Bringing religion back to the frontlines

Because religion was excluded from the solution, it became an ever-growing part of the problem.

January 17, 2010 17:19
Bringing religion back to the frontlines

michael melchior 248.88. (photo credit: Courtesy Michael Melchior )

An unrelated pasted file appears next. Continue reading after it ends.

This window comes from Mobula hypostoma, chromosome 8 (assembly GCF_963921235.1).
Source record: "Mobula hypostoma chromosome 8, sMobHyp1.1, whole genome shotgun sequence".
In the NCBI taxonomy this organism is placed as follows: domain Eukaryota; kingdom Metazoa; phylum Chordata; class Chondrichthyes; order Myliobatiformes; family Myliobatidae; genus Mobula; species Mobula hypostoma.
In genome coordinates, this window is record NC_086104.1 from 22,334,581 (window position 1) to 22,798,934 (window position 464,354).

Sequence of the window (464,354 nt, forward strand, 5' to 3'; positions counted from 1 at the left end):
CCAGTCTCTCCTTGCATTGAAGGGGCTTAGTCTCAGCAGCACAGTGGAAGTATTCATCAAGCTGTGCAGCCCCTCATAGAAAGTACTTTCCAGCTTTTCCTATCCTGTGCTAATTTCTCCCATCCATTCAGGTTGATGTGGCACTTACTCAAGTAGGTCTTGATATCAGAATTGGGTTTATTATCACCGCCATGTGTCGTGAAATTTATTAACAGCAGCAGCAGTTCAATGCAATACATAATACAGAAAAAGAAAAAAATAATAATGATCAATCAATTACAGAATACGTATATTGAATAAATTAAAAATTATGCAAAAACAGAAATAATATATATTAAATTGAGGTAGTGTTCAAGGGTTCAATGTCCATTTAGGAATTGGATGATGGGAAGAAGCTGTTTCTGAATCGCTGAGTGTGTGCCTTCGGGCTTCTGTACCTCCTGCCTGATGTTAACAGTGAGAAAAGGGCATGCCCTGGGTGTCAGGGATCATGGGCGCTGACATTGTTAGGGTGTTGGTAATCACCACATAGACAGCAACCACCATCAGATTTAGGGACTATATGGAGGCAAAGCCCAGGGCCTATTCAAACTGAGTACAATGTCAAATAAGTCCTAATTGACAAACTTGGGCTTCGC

These thoughts are written at a time when there might be a narrow opening in the political peace process in the Middle East. We are in an important season in the religious calendar - a rare convergence of dates when the Muslim holy month of Ramadan and the Jewish Days of Awe are adjacent to each other. The ideas of this sacred season give us reason to believe that we can turn this narrow opening into a wide window of opportunity. Many think that because something has failed once or three times, it is doomed to fail in all future attempts. Judaism teaches us the concept of repentance, which means that even if you have failed as an individual or as a society, you have a possibility of not only building a new future but turning the failures, by learning from them, into successes, or as Rabbi Nachman of Breslev said, if you believe in your power to fail, and to destroy, then you must surely also believe in your power to mend and build. When we look at the successes and failures in the pursuit of peace in the Middle East, we can see that there has been a failure to integrate religion and interreligious dialogue. The repeated attempts to ignore religion's critical role in the search for peace have been wrong. Today, almost no conflicts exist in which religion does not constitute a central component. US President Barack Obama's recent speech in Cairo highlighted the religious component of conflict, and consequently interreligious dialogue, and placed them back in their rightful places. This is the century of religion with both its positive and negative consequences. Religion should be a search for meaning, for values, for subordinating our lives to serve God. In parallel, we also know that religion has been used to crush life and hope and to hold the future hostage. Religion today assumes a very central role in people's lives, even more so than in the last century. In many ways the 20th century, with its nihilistic, totalitarian ideologies, formed a parenthesis in history, when not all conflicts were about religion or ethnicity. There were those who claimed that with the Cold War brought "the end of history." The return of religion brought us back to history, in the sense that we cannot deal with conflict resolution or management without understanding that religion is an important component. THE OSLO peace process between the Israelis and the Palestinians was led and developed by people on both sides who wanted to exclude religion from the solution. There were four main reasons: The first was sheer ignorance. Many of the decision-makers were not religious people and could not identify with those who looked to religion for legitimacy and identity, nor understand them. Secondly, many decision-makers believed it would be possible to ignore the process's religious element and it would just go away - things don't always go away, they explode in your face. Thirdly, many decision-makers thought they could deal with the conflict's underlying issues including the religious and cultural aspects after settling the political aspect, as seen in South Africa's the truth and reconciliation commission after the apartheid regime was deposed and a new political framework was in place. This kind of agreement in fact could never be workable because the underlying issues were never addressed. Finally, there is a dominant view among left-wing Israeli and Palestinian policy-makers that peace is a vehicle to secularizing society and that if there were no conflict, people wouldn't need religion. This attitude has emptied the peace process of its soul. Although there are religious components to the conflict, it is a national conflict between two peoples claiming the same piece of land. However, because religion was excluded from the solution, it became an ever-growing part of the problem. It was filled by extremist elements who tried to turn the conflict into a religious one - a conflict between "my God" and "your God" where there can be no compromise and no solution. I never would precondition a peace process on a religious track, but what has happened again and again is that a process that was supported by the whole world, and by a large majority of the people living here, has failed miserably. Every failed attempt just adds to the lack of hope for a different future. THE WAY to narrow the gap between the mess we are in and the place we would like to go could be through religious peace and interreligious dialogue. If it can be proven that religion can facilitate cooperation and peacemaking, that Islam is willing to live with the State of Israel in the midst of the Islamic world, Israelis would be much more open to the peace process, and it would restore hope for real progress. Likewise if the Palestinians would see that Israelis are not here to spearhead the clash of civilizations or to wipe out their national-religious aspiration, the Muslim world would be much more open to creating a different future together with Israelis. The Mosaica Center, which I head, deals with the core questions of coexistence and endeavors to create cooperation particularly among people with religious beliefs, who have been totally excluded from the process until now. This is a difficult move to implement since religion has its own language and narrative that is different from the standard language of conflict resolution. The belief of each religion that it holds the only and absolute truth is an inhibiting factor. However, it is precisely religious people, sure of their identity, who have the strength to bring about the progression toward a common language with the 'other.' We who look toward religion as our main source of identity can find a world not only of common interests but also of common values. THE BURDEN is on us to prove that we are able to rally the forces to do this. The good news, and the reason for optimism, is that over the few years of activity of Mosaica for example, we have already seen that if prepared in the right spirit, interreligious dialogue can make the walls of hatred and suspicion come tumbling down because there are believers on both sides. The two very intensive spiritual months of Ramadan and Tishrei create a double period of spirituality, an opportunity for finding God and for God to find us. As both Judaism and Islam express it, it is a time for us to recognize where the human limitation is and where we need to leave it to the Him to assist us and direct us. May it be God's will that we utilize this unique opportunity to build hope in a world which desperately it. A former Knesset member, the writer leads several civil society movements: Moe'tzet Yachad, a forum promoting dialogue between different strands in Israeli society; Meitarim, a network of pluralistic Jewish schools which enables religious and secular students to study together; the Citizen's Accord Forum, which campaigns for coexistence between Arabs and Israeli Jews and the correction of injustices against Israel's Arab minority; and the Mosaica Center for Interreligious Cooperation, devoted to expanding interreligious dialogue in the Middle East.